Social Justice Matters | Why some transgender groups want horizontal reservation
While there is no question that transpersons face hurdles in accessing education, employment and health care, some community activists are questioning why the government is lumping all transpersons across caste in the OBC category
How pervasive is caste? How does it affect people who are already marginalised by other identities such as gender and sexuality? These questions are at the heart of a churn in India’s transgender communities that offer a new grammar of understanding discrimination and its fallout.
The ferment is over the question of reservation for transgender communities, as originally proposed in the landmark Nalsa vs Union of India judgment of the Supreme Court in 2014. The apex court, while affirming the right of transpersons, also suggested to the government to consider members of the community as socially and economically backward, and provide reservation.
A private member’s bill, piloted by DMK’s Tiruchi Siva, was passed in the Rajya Sabha the next year – the first private members bill to go through the upper house in 45 years – with provisions for quotas for transgender people.
But when the government tabled its version of the bill in the Lok Sabha in early 2016, there was no mention of a provision for reservation – this, in fact, became one of the sticking points with the community that staged nationwide protests against the draft legislation.
The final version of the bill, passed in 2019, amended several controversial provisions mentioned in the original draft but this too steered clear of providing reservation. As late as February this year, the government told Parliament that there was no proposal to extend reservations to transgender communities.
In September, however, the Union social justice ministry moved a cabinet note suggesting that transgender communities should be included in the central list of other backward classes (OBC). If approved, transpersons will be able to avail the 27% quota for OBCs in government educational institutions and jobs.
But what do transpersons want? While there is no question that transpersons are discriminated against, face significant hurdles in accessing education, employment and health care, and are constantly mired in economic and social precarity, some community activists are questioning why the government is lumping all transpersons across caste in the OBC category.
Led by Dalit-trans activists, these groups say that to see all transpersons as one, regardless of their caste background, is erroneous because caste is all-pervasive and affects transgender communities in various ways. They say that for Dalit and Adivasi transpersons to be categorised as OBC, and, therefore, be forced to avail reservation under the OBC category, betrays a lack of understanding of how caste and gender interplay in their lives.
“Dalit and Adivasi transpersons face so many issues that are due to both their caste and gender. Therefore, putting them in the OBC category betrays the constitutional promise of reservation and social justice,” Dalit-trans activist Grace Banu told a press conference in Delhi on Wednesday.
They also say that it will be tough for transgender people to access reservation under a category that already has thousands of communities vying for a share – given the stigma and discrimination they face in even stepping into schools and government buildings.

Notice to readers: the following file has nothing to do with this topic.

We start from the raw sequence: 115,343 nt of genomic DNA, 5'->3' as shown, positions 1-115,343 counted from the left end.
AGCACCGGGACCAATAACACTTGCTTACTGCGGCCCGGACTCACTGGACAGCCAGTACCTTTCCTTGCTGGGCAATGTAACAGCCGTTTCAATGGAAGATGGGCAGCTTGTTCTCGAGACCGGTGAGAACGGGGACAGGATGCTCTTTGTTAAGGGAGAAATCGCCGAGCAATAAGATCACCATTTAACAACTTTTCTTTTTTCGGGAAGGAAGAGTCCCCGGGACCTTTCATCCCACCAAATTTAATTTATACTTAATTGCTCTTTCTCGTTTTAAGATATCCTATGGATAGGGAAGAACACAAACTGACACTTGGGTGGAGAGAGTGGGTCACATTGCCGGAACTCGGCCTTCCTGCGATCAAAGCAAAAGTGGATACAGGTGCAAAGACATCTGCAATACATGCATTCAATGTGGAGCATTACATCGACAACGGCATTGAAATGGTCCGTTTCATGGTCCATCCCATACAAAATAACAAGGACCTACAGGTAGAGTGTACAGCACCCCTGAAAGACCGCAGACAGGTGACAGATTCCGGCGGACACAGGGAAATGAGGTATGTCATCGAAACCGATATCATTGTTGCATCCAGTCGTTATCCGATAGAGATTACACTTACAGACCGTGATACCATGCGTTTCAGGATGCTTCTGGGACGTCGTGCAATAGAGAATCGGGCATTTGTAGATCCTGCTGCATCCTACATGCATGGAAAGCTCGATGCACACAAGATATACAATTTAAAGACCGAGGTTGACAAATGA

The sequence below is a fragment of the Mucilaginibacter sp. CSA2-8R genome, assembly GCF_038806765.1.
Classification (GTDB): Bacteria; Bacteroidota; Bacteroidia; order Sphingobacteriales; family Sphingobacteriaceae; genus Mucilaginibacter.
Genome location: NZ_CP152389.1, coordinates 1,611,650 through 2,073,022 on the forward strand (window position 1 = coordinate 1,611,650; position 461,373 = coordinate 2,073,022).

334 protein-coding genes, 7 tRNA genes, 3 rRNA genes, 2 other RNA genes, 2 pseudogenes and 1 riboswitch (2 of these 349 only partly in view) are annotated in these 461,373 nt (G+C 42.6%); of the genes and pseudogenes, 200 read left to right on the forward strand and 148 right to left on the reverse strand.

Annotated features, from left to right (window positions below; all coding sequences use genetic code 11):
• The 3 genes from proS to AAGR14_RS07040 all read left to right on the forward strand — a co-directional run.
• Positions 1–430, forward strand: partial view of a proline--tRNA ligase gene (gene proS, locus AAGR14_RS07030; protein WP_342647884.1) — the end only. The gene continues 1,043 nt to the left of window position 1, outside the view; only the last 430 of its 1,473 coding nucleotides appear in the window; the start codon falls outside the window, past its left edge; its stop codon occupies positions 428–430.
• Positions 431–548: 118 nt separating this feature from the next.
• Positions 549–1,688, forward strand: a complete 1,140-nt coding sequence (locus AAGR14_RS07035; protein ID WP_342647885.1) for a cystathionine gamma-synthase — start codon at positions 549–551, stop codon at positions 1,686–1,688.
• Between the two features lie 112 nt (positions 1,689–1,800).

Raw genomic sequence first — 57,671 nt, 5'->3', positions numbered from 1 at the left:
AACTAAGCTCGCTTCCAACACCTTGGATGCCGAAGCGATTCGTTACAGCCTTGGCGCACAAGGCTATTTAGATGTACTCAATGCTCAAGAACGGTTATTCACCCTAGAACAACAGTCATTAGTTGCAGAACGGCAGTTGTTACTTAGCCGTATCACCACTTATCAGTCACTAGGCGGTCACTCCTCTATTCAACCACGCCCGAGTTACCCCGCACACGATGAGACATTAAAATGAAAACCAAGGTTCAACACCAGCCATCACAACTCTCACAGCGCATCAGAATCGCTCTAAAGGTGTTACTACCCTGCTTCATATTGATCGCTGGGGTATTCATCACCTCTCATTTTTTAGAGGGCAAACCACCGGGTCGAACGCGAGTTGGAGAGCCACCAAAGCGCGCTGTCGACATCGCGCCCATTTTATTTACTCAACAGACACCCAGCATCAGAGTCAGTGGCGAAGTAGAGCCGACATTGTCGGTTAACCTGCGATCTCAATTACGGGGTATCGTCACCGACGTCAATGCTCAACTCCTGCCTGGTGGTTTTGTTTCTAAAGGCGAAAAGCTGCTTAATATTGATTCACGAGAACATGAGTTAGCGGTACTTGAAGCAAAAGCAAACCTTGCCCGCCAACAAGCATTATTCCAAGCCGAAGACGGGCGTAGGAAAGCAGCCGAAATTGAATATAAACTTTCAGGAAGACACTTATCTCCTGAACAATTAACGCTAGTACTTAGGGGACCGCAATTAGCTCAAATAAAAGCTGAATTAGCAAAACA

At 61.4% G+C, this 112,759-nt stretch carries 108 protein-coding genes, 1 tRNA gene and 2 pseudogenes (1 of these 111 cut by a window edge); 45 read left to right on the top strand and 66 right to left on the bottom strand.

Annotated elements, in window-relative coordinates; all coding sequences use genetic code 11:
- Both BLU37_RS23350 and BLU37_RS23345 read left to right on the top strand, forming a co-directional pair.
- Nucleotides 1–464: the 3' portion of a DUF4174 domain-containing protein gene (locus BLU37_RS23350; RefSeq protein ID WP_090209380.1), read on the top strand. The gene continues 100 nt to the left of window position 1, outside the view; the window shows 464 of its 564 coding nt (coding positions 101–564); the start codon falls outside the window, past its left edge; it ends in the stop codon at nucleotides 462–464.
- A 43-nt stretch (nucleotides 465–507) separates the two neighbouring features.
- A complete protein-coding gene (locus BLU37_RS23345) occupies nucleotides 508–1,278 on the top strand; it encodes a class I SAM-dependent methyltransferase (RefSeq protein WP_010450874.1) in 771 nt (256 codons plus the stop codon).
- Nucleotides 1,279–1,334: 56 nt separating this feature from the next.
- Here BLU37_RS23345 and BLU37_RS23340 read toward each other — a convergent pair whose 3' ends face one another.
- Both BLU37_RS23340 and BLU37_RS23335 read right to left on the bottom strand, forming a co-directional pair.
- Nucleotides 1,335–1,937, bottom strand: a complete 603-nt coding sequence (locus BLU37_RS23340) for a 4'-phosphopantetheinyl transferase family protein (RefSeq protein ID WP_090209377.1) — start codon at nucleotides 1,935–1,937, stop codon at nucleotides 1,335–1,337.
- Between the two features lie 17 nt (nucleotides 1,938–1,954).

Their solution: a more targeted reservation dedicated to the transgender community, which can have a fixed number of seats set aside under each existing category. This system, called horizontal reservations, will mean that transpersons will be able to access quotas under their respective caste categories. Trans groups say that this will also translate into actual benefits for the community because, with dedicated seats reserved for them, barriers to education and employment will be drastically lowered.
This may seem like nitpicking but the demand for horizontal reservations has important takeaways. It challenges a growing trend of viewing reservations as a blunt tool to alleviate poverty (think of the economically weaker sections, an essentially upper-caste category) or distribute power (the stirs launched by several communities such as Jats, Patels and Marathas, afraid of losing their longstanding social and economic dominance) and imagines it, as Dr Ambedkar did in the 1920s, as a precise instrument to fight caste-based stratification. It shows us how quotas can be better tailored to include communities that were originally left out of the net.
Crucially, it rejects any simplistic understanding of what marginalisation and hierarchy are – by underlining that caste is pervasive and shapes all experiences in India, even if not immediately obvious. By emphasising that their caste backgrounds cannot be conflated with upper-caste transpersons, Dalit-trans activists are saying that their experiences of caste-based discrimination and bias are just as visceral and important as their experience of gender-based oppression – in line with what Columbia University professor Kimberle Crenshaw in 1989 called intersectionality, or the experience of multiple forms of interconnected oppression.
They argue that their caste and gender identities cannot be seen as separate from each other, and that the transgender communities are not casteless; drawing from decades of work by anti-caste thinkers, they are emphasising that being seen as casteless only benefits the privileged castes and any real promise of social justice has to be rooted in the everyday realities of caste-marginalised people. In Banu’s words, “We want rights, not pity.”
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